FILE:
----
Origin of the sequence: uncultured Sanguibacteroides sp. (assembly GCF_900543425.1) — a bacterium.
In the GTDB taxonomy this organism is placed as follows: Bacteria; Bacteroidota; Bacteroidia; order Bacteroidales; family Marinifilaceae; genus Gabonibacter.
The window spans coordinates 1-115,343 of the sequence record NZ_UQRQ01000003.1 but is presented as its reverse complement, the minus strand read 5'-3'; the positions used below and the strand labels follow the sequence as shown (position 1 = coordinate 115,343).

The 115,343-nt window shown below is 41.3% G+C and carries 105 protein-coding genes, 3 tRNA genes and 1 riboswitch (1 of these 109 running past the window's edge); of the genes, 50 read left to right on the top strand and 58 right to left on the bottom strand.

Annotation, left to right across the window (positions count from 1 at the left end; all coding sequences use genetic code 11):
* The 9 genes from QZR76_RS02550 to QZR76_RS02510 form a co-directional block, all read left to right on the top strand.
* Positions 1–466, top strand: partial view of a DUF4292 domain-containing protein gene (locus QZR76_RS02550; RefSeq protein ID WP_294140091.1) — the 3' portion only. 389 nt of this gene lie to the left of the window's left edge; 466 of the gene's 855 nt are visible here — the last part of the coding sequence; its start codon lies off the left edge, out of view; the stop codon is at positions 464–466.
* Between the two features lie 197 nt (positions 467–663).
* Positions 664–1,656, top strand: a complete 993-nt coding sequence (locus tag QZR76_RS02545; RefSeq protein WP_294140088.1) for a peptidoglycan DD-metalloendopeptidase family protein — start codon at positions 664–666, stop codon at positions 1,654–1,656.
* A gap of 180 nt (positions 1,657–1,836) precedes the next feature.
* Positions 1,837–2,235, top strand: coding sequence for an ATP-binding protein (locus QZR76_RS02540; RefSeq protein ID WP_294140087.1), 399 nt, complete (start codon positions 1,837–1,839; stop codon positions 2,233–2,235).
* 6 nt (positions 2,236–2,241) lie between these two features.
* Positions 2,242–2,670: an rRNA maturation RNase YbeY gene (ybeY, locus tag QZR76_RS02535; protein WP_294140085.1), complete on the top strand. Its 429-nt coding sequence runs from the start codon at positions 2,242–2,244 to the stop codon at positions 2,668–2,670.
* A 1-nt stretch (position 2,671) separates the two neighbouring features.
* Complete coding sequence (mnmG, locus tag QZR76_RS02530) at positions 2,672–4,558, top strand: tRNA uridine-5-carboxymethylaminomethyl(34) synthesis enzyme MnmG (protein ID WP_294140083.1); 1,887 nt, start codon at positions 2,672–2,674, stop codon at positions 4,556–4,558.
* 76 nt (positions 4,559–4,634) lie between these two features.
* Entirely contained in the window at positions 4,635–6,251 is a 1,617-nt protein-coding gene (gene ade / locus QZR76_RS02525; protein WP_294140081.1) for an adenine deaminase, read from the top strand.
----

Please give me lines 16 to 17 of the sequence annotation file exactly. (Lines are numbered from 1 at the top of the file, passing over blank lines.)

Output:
* 76 nt (positions 4,559–4,634) lie between these two features.
* Entirely contained in the window at positions 4,635–6,251 is a 1,617-nt protein-coding gene (gene ade / locus QZR76_RS02525; protein WP_294140081.1) for an adenine deaminase, read from the top strand.